“His ability, leadership and character were all over the top as far as I was concerned,” Gillis said. “[The psychologist] had him ranked at the very top in terms of leadership, integrity and character.”

        Gillis on Hodgson,relying on the psychologist as his draft day ace.

        • BuffaloBillsOfHockey

          “Character” was just a word I pulled out randomly, but you’re right. And when you’re right, you’re right.

          The Lindenning regime has typically used descriptors like “intangibles” and “tough to play against” when describing the poor choices they’ve made/are about to make.

  • Suzycue123

    All I saw was wave after wave of pure domination from the caps. Let’s not kid ourselves the Canucks deserved to lose tonight.

    And now off the Montreal. We all know how this season will end…

    And with the first pick in the 2017 draft the Canucks are proud to select…

    ER- wait. They’ll lose the lottery and pick 3rd.

  • defenceman factory

    Why is Suzy the troll still allowed to post on this site JD? Honour your word

    From October 21

    About those trolls… we’ve had enough! If you don’t intend to add anything meaningful to the conversation, why bother? If you’re just aiming for a rise, chances are your comment will be deleted. If you do this with obvious malicious intent, you will be flagged and banned.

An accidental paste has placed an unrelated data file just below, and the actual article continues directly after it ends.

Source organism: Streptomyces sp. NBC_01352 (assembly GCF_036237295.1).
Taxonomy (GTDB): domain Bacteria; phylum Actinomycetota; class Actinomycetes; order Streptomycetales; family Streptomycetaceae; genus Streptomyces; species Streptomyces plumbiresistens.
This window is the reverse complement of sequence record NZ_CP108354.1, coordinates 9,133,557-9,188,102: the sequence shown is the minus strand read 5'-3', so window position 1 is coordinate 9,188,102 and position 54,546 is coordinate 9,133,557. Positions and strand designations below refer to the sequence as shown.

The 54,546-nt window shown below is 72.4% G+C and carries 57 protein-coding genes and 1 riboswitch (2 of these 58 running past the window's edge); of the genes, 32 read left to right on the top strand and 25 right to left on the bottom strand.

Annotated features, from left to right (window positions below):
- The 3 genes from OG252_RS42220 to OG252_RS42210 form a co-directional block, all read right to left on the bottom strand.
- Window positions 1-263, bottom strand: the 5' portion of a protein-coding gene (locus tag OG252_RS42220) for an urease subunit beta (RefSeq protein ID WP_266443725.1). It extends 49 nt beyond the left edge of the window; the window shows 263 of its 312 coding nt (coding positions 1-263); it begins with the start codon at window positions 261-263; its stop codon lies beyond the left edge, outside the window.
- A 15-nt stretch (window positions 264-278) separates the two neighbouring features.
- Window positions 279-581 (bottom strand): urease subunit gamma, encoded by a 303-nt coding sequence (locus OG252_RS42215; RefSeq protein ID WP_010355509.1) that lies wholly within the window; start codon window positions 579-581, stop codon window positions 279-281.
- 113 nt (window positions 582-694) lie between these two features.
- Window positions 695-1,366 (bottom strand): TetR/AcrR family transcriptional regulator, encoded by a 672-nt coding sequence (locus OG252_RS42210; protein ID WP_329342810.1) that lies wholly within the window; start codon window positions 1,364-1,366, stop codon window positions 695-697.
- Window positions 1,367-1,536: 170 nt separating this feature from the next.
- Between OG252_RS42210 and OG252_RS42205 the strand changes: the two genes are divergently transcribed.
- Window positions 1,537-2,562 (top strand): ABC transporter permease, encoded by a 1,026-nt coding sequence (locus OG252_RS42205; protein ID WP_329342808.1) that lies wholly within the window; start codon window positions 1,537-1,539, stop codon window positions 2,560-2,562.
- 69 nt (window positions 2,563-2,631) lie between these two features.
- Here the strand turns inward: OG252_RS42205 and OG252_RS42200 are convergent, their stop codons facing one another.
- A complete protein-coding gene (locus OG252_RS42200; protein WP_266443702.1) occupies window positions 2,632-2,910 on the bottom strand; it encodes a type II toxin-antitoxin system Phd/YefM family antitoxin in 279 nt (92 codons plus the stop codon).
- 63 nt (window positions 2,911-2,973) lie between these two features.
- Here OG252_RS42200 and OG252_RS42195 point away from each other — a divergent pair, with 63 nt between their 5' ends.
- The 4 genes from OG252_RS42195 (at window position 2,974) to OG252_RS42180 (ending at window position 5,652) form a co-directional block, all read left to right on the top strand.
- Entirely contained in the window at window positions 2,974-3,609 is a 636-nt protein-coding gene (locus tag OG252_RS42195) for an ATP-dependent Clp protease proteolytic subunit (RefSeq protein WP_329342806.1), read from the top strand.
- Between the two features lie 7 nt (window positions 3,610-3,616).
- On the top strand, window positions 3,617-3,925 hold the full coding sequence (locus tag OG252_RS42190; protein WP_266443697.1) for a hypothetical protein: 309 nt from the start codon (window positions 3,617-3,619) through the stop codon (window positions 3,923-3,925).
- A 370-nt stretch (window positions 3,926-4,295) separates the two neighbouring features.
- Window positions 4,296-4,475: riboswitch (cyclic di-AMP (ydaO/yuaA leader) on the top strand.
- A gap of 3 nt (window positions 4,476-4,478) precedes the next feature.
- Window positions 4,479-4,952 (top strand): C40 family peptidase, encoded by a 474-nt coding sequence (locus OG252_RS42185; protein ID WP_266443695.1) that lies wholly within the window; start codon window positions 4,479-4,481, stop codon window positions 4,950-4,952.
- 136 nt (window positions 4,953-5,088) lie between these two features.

• Bud Poile

        I don’t think you have read or you simply choose to support Suzy the troll’s offerings:

        #25 Suzycue123
        October 28 2016, 03:52PM

        The canucks have ZERO anything.

        No passion. No culture. No fans.

        The fact the idiot writer who cannot take his job seriously is a reflection of the uneducated and dysfunctional organization that is the canucks.

        Like seriously! !!? Who the F do u have??

        The sedins??? Come on man.

        And look at jake the whiner. Cry me a river….

  • bigdaddykane

    Its October and I’m already reduced to cheering for more losses. This must be how Edmonton fans have felt for a decade before McJesus their savior descended from the heavens and into their lap. Lets face it; each canucks loss gets us closer to a top 3 pick which we frankly could use more of. It forces this team’s ownership and management to look reality in the face which is that this half-@ssed attempt at rebuilding/lying to the season ticket holders about pushing for an 8th round seed to be murdered by a Chicago in 5 games isn’t working and the rebuild must begin in earnest. Benning can draft with the best of them. Lets all pray for another crater of a season because we’ll get a new coach who actually coaches and another lottery pick.

  • ShockTop